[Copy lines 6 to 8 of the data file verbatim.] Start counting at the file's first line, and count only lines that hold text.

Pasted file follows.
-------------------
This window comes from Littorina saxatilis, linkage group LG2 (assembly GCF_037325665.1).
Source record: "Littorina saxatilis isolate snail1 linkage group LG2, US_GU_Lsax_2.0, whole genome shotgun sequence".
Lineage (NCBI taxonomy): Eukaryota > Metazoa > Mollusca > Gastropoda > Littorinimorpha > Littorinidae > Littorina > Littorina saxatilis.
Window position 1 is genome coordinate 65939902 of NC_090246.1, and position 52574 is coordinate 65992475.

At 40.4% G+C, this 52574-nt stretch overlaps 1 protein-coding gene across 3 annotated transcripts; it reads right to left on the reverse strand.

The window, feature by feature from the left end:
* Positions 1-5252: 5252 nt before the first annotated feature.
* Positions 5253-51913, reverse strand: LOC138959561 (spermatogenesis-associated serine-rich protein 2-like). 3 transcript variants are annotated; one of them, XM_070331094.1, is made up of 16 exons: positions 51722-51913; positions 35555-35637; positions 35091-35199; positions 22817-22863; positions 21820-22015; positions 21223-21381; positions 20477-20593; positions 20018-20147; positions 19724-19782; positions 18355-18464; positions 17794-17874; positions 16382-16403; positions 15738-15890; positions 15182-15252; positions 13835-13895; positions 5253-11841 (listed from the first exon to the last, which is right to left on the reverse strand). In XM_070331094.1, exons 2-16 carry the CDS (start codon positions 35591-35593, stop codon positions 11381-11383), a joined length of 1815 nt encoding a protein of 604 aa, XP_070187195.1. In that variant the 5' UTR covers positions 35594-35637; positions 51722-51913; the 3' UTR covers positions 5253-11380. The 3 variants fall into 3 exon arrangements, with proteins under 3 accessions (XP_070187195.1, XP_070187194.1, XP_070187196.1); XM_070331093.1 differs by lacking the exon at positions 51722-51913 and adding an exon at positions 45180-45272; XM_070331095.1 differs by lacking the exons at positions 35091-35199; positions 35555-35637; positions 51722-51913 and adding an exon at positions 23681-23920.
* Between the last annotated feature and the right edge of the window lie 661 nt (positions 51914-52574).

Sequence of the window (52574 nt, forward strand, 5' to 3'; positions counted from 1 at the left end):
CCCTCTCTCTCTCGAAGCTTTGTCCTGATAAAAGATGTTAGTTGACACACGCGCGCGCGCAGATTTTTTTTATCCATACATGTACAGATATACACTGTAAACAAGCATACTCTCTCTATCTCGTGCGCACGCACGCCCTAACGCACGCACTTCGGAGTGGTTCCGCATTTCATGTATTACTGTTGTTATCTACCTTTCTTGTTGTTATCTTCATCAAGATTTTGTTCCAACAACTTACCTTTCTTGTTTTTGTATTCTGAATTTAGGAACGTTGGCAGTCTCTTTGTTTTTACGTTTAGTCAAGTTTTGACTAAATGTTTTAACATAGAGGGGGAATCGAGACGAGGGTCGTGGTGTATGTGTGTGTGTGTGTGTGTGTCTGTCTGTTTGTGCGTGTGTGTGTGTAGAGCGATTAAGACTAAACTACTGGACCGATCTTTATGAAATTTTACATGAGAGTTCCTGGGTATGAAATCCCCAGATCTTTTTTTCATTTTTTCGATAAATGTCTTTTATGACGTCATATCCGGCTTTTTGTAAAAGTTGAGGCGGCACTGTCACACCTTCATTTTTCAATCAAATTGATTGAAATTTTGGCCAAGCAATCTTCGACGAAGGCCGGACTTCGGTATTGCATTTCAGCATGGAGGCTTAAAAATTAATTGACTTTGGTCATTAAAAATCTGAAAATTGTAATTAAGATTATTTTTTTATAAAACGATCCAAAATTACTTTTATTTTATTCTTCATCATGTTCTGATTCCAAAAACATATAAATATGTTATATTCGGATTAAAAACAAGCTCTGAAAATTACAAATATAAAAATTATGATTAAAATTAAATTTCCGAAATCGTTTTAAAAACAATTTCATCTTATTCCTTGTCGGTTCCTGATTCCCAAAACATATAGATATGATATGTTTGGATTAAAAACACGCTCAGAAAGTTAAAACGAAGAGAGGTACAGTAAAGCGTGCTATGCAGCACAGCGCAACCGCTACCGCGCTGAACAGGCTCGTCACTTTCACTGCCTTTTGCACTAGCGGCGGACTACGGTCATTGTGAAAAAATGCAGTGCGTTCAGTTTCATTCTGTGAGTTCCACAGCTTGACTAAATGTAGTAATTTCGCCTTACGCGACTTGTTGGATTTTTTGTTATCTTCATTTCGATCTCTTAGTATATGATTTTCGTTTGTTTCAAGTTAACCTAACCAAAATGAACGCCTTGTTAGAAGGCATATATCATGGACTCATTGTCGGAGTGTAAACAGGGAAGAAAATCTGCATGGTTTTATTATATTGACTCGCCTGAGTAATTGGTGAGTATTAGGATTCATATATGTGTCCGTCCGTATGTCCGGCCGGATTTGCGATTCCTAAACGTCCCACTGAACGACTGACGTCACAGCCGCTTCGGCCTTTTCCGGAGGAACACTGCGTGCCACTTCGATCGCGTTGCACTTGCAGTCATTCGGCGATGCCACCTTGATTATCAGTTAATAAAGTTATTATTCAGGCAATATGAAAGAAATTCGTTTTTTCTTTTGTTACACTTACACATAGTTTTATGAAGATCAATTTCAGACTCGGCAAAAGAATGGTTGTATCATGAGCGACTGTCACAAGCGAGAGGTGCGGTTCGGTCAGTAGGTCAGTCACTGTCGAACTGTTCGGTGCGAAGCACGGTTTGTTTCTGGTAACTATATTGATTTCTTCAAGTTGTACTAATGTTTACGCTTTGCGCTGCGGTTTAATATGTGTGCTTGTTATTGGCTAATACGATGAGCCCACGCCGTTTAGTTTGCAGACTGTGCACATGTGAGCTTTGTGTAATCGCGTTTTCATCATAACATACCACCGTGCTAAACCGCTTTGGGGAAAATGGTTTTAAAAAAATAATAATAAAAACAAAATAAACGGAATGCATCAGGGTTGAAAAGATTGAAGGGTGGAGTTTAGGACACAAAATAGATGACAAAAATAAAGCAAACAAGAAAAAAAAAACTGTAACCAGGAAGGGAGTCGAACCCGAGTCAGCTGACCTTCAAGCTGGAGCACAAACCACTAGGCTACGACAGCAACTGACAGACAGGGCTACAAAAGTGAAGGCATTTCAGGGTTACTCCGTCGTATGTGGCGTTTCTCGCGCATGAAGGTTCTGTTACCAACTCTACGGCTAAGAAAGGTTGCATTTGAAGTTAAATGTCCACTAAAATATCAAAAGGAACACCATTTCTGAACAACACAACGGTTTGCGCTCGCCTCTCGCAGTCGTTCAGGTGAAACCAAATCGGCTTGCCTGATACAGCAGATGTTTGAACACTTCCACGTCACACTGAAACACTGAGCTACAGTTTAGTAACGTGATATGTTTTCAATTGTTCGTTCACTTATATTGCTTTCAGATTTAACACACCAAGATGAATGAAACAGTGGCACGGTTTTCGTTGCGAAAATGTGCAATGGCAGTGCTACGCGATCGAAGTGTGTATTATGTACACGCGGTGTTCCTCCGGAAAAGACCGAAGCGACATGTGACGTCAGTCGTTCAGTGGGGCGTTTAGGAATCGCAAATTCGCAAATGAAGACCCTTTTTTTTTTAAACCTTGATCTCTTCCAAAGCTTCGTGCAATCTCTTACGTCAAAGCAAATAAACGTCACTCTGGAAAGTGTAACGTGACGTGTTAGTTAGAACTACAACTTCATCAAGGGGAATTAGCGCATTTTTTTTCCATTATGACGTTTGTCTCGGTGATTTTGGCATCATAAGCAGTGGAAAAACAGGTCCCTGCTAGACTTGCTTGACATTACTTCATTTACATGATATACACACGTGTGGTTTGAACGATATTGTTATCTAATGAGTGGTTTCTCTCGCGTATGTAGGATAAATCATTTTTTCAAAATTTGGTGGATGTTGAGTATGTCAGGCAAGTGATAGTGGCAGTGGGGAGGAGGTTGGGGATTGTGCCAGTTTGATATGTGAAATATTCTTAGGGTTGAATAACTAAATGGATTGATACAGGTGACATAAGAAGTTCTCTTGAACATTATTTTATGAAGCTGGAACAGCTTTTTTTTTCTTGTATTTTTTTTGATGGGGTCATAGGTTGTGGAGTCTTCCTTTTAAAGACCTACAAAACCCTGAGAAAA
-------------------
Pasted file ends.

The window, feature by feature from the left end:
* Positions 1-5252: 5252 nt before the first annotated feature.
* Positions 5253-51913, reverse strand: LOC138959561 (spermatogenesis-associated serine-rich protein 2-like). 3 transcript variants are annotated; one of them, XM_070331094.1, is made up of 16 exons: positions 51722-51913; positions 35555-35637; positions 35091-35199; positions 22817-22863; positions 21820-22015; positions 21223-21381; positions 20477-20593; positions 20018-20147; positions 19724-19782; positions 18355-18464; positions 17794-17874; positions 16382-16403; positions 15738-15890; positions 15182-15252; positions 13835-13895; positions 5253-11841 (listed from the first exon to the last, which is right to left on the reverse strand). In XM_070331094.1, exons 2-16 carry the CDS (start codon positions 35591-35593, stop codon positions 11381-11383), a joined length of 1815 nt encoding a protein of 604 aa, XP_070187195.1. In that variant the 5' UTR covers positions 35594-35637; positions 51722-51913; the 3' UTR covers positions 5253-11380. The 3 variants fall into 3 exon arrangements, with proteins under 3 accessions (XP_070187195.1, XP_070187194.1, XP_070187196.1); XM_070331093.1 differs by lacking the exon at positions 51722-51913 and adding an exon at positions 45180-45272; XM_070331095.1 differs by lacking the exons at positions 35091-35199; positions 35555-35637; positions 51722-51913 and adding an exon at positions 23681-23920.